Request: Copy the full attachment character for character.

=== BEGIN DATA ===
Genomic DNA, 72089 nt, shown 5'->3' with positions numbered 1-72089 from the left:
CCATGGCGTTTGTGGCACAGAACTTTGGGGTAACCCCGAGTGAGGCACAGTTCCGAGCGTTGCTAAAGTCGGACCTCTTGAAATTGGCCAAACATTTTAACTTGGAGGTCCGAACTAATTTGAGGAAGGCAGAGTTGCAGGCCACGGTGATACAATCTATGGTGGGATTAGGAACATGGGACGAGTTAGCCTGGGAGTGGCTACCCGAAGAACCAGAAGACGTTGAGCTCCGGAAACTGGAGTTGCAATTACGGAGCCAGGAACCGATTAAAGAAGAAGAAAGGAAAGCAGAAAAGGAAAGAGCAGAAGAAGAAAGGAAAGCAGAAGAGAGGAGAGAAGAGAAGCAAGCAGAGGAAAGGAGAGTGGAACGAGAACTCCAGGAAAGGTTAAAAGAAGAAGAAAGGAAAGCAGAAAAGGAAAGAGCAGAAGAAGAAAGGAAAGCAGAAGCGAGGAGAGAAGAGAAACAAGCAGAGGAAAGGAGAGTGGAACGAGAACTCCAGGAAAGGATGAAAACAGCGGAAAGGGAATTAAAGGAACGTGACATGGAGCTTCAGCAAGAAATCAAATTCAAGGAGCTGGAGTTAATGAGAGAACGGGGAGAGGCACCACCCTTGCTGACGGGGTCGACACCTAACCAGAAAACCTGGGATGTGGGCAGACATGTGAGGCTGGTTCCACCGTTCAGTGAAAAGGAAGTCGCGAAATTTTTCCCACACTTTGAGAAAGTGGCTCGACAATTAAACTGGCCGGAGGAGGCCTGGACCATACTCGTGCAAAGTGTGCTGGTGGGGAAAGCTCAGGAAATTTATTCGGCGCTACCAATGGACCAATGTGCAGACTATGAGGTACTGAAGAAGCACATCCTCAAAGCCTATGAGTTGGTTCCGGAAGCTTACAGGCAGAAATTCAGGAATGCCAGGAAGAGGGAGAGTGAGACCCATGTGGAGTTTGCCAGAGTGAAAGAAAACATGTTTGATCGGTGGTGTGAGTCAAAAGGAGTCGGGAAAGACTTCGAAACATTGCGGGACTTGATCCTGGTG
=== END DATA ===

Genomic DNA, 72089 nt, shown 5'->3' with positions numbered 1-72089 from the left:
CCATGGCGTTTGTGGCACAGAACTTTGGGGTAACCCCGAGTGAGGCACAGTTCCGAGCGTTGCTAAAGTCGGACCTCTTGAAATTGGCCAAACATTTTAACTTGGAGGTCCGAACTAATTTGAGGAAGGCAGAGTTGCAGGCCACGGTGATACAATCTATGGTGGGATTAGGAACATGGGACGAGTTAGCCTGGGAGTGGCTACCCGAAGAACCAGAAGACGTTGAGCTCCGGAAACTGGAGTTGCAATTACGGAGCCAGGAACCGATTAAAGAAGAAGAAAGGAAAGCAGAAAAGGAAAGAGCAGAAGAAGAAAGGAAAGCAGAAGAGAGGAGAGAAGAGAAGCAAGCAGAGGAAAGGAGAGTGGAACGAGAACTCCAGGAAAGGTTAAAAGAAGAAGAAAGGAAAGCAGAAAAGGAAAGAGCAGAAGAAGAAAGGAAAGCAGAAGCGAGGAGAGAAGAGAAACAAGCAGAGGAAAGGAGAGTGGAACGAGAACTCCAGGAAAGGATGAAAACAGCGGAAAGGGAATTAAAGGAACGTGACATGGAGCTTCAGCAAGAAATCAAATTCAAGGAGCTGGAGTTAATGAGAGAACGGGGAGAGGCACCACCCTTGCTGACGGGGTCGACACCTAACCAGAAAACCTGGGATGTGGGCAGACATGTGAGGCTGGTTCCACCGTTCAGTGAAAAGGAAGTCGCGAAATTTTTCCCACACTTTGAGAAAGTGGCTCGACAATTAAACTGGCCGGAGGAGGCCTGGACCATACTCGTGCAAAGTGTGCTGGTGGGGAAAGCTCAGGAAATTTATTCGGCGCTACCAATGGACCAATGTGCAGACTATGAGGTACTGAAGAAGCACATCCTCAAAGCCTATGAGTTGGTTCCGGAAGCTTACAGGCAGAAATTCAGGAATGCCAGGAAGAGGGAGAGTGAGACCCATGTGGAGTTTGCCAGAGTGAAAGAAAACATGTTTGATCGGTGGTGTGAGTCAAAAGGAGTCGGGAAAGACTTCGAAACATTGCGGGACTTGATCCTGGTG